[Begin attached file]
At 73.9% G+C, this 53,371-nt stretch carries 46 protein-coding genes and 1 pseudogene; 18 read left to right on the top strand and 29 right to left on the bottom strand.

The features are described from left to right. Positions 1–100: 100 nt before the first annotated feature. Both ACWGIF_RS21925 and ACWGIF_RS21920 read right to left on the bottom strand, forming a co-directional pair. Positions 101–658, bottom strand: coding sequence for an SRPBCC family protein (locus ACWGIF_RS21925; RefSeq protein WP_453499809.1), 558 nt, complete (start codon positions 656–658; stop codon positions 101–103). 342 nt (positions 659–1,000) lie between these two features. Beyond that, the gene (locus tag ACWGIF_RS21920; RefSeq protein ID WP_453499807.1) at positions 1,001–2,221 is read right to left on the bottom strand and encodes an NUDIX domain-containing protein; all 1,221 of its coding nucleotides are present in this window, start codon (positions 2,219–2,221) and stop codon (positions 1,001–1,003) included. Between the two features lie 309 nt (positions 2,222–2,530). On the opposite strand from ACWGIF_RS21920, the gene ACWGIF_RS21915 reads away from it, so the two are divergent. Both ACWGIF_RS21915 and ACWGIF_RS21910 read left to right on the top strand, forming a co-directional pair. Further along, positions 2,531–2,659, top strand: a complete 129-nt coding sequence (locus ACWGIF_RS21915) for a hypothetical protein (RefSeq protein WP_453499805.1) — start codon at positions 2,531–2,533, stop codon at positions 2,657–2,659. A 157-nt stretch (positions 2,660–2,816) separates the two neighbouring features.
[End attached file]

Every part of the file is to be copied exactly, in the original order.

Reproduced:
At 73.9% G+C, this 53,371-nt stretch carries 46 protein-coding genes and 1 pseudogene; 18 read left to right on the top strand and 29 right to left on the bottom strand.

The features are described from left to right. Positions 1–100: 100 nt before the first annotated feature. Both ACWGIF_RS21925 and ACWGIF_RS21920 read right to left on the bottom strand, forming a co-directional pair. Positions 101–658, bottom strand: coding sequence for an SRPBCC family protein (locus ACWGIF_RS21925; RefSeq protein WP_453499809.1), 558 nt, complete (start codon positions 656–658; stop codon positions 101–103). 342 nt (positions 659–1,000) lie between these two features. Beyond that, the gene (locus tag ACWGIF_RS21920; RefSeq protein ID WP_453499807.1) at positions 1,001–2,221 is read right to left on the bottom strand and encodes an NUDIX domain-containing protein; all 1,221 of its coding nucleotides are present in this window, start codon (positions 2,219–2,221) and stop codon (positions 1,001–1,003) included. Between the two features lie 309 nt (positions 2,222–2,530). On the opposite strand from ACWGIF_RS21920, the gene ACWGIF_RS21915 reads away from it, so the two are divergent. Both ACWGIF_RS21915 and ACWGIF_RS21910 read left to right on the top strand, forming a co-directional pair. Further along, positions 2,531–2,659, top strand: a complete 129-nt coding sequence (locus ACWGIF_RS21915) for a hypothetical protein (RefSeq protein WP_453499805.1) — start codon at positions 2,531–2,533, stop codon at positions 2,657–2,659. A 157-nt stretch (positions 2,660–2,816) separates the two neighbouring features.